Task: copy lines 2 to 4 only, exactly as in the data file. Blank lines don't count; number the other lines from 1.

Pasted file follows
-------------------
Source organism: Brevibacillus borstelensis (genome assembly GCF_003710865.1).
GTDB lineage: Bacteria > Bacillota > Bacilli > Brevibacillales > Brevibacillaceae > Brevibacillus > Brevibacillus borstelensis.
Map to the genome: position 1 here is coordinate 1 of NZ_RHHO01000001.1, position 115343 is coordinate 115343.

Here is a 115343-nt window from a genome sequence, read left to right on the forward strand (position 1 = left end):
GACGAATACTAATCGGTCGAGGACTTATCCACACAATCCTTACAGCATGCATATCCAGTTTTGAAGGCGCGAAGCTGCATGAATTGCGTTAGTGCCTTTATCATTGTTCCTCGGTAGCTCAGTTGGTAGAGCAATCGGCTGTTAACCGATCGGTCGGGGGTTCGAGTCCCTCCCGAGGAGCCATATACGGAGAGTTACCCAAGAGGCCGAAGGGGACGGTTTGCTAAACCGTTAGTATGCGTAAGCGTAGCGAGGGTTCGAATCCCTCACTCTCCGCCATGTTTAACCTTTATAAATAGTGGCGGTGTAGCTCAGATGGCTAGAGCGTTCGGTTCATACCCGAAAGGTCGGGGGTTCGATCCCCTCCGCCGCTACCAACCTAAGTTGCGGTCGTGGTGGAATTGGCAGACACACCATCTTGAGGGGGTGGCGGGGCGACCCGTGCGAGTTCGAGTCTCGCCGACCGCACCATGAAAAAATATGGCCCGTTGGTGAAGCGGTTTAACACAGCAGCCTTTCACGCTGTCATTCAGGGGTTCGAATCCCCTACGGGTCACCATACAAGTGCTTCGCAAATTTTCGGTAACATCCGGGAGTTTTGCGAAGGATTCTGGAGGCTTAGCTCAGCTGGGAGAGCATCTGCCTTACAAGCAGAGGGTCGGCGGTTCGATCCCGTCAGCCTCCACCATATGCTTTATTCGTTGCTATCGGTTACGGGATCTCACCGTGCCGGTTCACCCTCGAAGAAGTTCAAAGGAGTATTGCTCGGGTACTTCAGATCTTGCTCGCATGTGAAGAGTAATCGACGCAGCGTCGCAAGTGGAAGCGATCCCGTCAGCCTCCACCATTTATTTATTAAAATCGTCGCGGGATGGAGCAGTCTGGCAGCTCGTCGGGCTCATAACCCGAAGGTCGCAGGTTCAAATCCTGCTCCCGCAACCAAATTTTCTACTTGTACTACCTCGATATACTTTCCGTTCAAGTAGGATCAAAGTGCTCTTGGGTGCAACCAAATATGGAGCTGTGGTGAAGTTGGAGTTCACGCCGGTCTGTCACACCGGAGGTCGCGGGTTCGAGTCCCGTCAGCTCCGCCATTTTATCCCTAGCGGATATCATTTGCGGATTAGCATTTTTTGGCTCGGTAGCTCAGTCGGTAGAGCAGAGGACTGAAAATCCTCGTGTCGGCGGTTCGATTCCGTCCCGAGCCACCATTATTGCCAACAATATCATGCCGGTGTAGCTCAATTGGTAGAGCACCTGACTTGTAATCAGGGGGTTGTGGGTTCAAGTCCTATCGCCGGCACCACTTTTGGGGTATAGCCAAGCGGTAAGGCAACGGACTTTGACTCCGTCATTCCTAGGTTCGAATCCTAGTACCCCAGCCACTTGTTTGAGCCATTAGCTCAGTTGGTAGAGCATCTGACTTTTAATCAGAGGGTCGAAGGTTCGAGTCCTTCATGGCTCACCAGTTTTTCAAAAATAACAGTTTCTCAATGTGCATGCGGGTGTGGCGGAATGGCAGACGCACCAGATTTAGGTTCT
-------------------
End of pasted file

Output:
GTDB lineage: Bacteria > Bacillota > Bacilli > Brevibacillales > Brevibacillaceae > Brevibacillus > Brevibacillus borstelensis.
Map to the genome: position 1 here is coordinate 1 of NZ_RHHO01000001.1, position 115343 is coordinate 115343.

Here is a 115343-nt window from a genome sequence, read left to right on the forward strand (position 1 = left end):